Gilbert Tresham is at a low ebb. Alone in the world, with his hopes of becoming a professional author dashed by countless refusals, he accepts a post as tutor at The Priory - the grand country seat of the Harley family, which is said to be haunted by the ghost of a former Prior. But when he gets there his suspicions are aroused by the strange behaviour of the house's motley inhabitants. Soon, he comes to suspect that the story of the ghostly 'White Prior' may be more than just a spurious legend and that its appearance portends a very real tragedy... 

Fergus Hume's brooding mystery story draws on 18th century Gothic romance and Victorian sensation fiction to produce a heady mix of murder, deception and family secrets.


Fergus Hume

Fergus Hume (1859-1932) Ferguson Wright Hume was born in England. At the age of three his father emigrated with his family to New Zealand. He attended high school in Dunedin and studied law at the University of Otago. Shortly after graduation he left for Melbourne where he obtained a post as a barrister's clerk. After failed attempts to become a playwright, he decided to write a novel instead. Not knowing what to write: "I enquired of a leading Melbourne bookseller what style of book he sold most of He replied that the detective stories of Gaboriau had a large sale; and as, at this time, I had never even heard of this author, I bought all his works - eleven or thereabouts - and read them carefully. The style of these stories attracted me, and I determined to write a book of the same class; containing a mystery, a murder, and a description of low life in Melbourne." The result was The Mystery of a Hansom Cab, which became a great success after he self-published. After the success of his first novel, Hume returned to England. He resided in London for few years and then he moved to the Essex countryside where he lived in Thundersley for thirty years.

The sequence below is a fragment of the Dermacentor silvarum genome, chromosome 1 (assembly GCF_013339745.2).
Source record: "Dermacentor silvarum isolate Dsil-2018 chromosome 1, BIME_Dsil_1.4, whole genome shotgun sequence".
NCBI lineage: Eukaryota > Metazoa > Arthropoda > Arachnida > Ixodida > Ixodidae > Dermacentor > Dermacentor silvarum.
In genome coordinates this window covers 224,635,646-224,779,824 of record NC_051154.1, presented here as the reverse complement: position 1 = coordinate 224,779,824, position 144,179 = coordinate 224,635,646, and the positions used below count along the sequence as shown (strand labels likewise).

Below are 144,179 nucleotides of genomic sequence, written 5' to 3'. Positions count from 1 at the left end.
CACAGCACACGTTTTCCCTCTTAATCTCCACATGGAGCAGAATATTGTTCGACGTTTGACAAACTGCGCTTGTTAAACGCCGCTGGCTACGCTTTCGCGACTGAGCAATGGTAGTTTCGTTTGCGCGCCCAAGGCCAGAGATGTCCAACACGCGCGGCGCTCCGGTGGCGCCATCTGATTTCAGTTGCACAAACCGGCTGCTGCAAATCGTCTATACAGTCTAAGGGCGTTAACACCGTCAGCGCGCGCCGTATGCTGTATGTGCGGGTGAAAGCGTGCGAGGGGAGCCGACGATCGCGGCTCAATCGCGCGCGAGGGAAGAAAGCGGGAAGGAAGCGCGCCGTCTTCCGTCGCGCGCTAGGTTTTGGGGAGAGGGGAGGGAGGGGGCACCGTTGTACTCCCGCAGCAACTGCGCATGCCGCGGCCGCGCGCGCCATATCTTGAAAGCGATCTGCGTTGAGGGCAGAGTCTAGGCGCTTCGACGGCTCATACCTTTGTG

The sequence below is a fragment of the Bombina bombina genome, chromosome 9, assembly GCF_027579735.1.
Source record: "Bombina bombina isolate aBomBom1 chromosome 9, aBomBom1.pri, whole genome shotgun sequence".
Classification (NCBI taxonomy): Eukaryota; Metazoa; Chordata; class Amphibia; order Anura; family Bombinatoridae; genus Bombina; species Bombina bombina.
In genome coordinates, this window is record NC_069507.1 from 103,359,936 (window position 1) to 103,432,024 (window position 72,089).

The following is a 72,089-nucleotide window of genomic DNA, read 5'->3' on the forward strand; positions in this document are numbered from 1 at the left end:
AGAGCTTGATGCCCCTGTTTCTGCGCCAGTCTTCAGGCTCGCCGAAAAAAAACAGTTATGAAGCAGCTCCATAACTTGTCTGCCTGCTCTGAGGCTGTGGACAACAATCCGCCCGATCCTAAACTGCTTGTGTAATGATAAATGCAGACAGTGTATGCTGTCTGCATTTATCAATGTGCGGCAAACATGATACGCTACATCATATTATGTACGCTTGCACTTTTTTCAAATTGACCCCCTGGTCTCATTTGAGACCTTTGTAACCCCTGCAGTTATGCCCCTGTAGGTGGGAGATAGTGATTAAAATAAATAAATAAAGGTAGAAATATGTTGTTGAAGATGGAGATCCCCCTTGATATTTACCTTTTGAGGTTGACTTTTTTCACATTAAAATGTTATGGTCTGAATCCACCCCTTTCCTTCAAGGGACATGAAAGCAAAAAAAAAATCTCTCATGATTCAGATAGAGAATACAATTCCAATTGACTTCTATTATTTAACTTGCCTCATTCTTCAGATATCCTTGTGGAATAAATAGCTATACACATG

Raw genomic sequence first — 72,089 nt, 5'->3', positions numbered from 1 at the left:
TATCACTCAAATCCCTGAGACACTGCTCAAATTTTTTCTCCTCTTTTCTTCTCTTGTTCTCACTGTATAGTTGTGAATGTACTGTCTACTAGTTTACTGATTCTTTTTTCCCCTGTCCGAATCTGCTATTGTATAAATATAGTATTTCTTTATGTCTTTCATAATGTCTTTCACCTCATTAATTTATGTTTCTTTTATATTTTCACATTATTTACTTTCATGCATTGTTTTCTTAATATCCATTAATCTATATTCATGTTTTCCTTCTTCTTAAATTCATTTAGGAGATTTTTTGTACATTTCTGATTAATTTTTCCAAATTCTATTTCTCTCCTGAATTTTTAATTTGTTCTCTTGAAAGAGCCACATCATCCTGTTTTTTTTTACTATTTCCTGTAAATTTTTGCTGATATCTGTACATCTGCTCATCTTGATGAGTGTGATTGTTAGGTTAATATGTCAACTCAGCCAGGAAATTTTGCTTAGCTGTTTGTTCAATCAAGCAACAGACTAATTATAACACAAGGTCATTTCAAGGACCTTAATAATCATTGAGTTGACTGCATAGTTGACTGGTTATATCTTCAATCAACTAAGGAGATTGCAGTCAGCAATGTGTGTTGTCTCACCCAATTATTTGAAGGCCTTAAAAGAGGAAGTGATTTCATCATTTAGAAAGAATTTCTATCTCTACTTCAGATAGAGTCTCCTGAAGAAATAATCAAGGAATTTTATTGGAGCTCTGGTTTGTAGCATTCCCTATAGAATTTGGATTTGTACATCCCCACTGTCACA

Country of Origin



Year of Publication

Add new comment

This question is for testing whether or not you are a human visitor and to prevent automated spam submissions.